Though ostensibly geared towards "right-brained" (creative) people, the book falls prey to the same criticism I had for another recent organization book which had obviously been written for "traditional" left-brained "business" people. And that is this: invention of book-specific jargon used to then create a system that really isn't and doesn't need to be that complicated.

As someone who struggles with the concept of organization, and specifically currently, with purging my life of all unnecessary CRAP, I was, again disappointingly, not really helped in any meaningful way by this particular book. It is not a bad book, but as with some of the others in this milieu that I have read over the past almost 3 weeks, this particular book didn't really provide me with the solution that I am seeking to my own life, work, and home organization issues.

52. Modern Man in Search of a Soul by Carl Jung

This is a very famous collection of essays by the Father of Jungian Psychology, Carl Jung. Imagine discovering a method of Psychology that already had your own name associated with it. How cool would that have been?


There are many good tidbits in this book, but 2 that stood out to me were:

1) The notion that we often presume that the psychological processes of other people function exactly the same as our own, and because of this, we tend to project onto other people all of our own shit, assuming that their motivations for anything and everything can be explained in terms of how we live our own lives. What a breathtaking falsehood this is, people.

2) We can only truly understand another person -- their life and motivations -- by really digging deeply into the meanings of that person's experiences and doing everything in our power to recognize ONLY the meanings of the experience(s) as they pertain to that other person -- completely separate from anything that we may think about our own lives and experiences. When one delve into this deeply enough and on a cultural level, it is known as A PARTICIPATION MYSTIQUE, in which the individual can for a moment forget about the specifics of his or her own life and at that moment proceed to a deeper alignment with a more human existence.

This is really good stuff!

53. Thinking and Language by Judith Greene

This slim volume begs the issue for me of whether I am cheating in some way on the present Reading Challenge. At 135 pages, I am not sure whether this book really qualifies in the same way as most of the others I have read so far. However, it was sitting on my shelf for at least a year or two, and though I really gleaned only one meaningful thing from my reading, I am glad that this one is out of the way. You never know until you read, whether a seemingly "important" book will live up to its promise...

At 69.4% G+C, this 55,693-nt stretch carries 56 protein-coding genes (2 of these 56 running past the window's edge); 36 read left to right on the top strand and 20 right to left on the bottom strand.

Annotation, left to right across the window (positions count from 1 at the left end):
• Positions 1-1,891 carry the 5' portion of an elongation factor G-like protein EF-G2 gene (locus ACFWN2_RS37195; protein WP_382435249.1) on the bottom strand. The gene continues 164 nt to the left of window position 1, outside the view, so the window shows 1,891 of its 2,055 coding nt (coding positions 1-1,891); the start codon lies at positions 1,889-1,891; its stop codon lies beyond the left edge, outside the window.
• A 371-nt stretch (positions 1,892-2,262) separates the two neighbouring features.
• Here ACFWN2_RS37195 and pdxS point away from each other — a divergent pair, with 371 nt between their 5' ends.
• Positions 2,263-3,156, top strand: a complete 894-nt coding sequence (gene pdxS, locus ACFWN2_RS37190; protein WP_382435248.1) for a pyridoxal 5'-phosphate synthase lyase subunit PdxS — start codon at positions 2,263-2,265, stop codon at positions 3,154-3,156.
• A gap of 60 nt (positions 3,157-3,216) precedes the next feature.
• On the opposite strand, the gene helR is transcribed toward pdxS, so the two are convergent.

I didn't realize until taking a photo of the cover just how sexual the cover image might be. Boy, that's fun.

In essay number 5, which is the title piece and which is located halfway through the book as a bridge between a series of essays on cognition and another series on language, the author does a nice job of summarizing, in 10 pages or so, the prevailing views (as of 1975) regarding how language develops from thought. This was pretty interested for me, an eventual intended linguistics grad student.

54. The Drama of the Gifted Child: The Search for the True Self bu Alice Miller

I suppose that I would be "just like" some psychologists to use case studies of crusty old white men to try to explain away everyone under the sun -- black, white, asian, hispanic, male, female, whatever. For me, this book falls under the umbrella of that unfortunate brand of "scholarship" which comes up with a Eurocentric premise and then attempts to extrapolate from the mental "workings" of a few white male case studies to show that these findings are somehow universal to all humankind, regardless of race, culture, language, or background.

I had first heard of this thin volume from one of my best friends in Hoboken, NJ 15 years ago. His shrink at the time had recommended this book, and I think that for my friend, this title may have actually resonated with his life and concerns at the time. Speaking only for myself, I was amazed that the author could not see the fundamental stretch of logic inherent in using only a small handful of case studies of powerful, famous white men in the last chapter to try to explain the conflicts that everyone goes through with their parents during childhood and adolescence.

Perhaps it is only because of 35 years of hindsight since this book's initial publication that I am even aware that this material might be explored in a more universal, less jargony fashion...?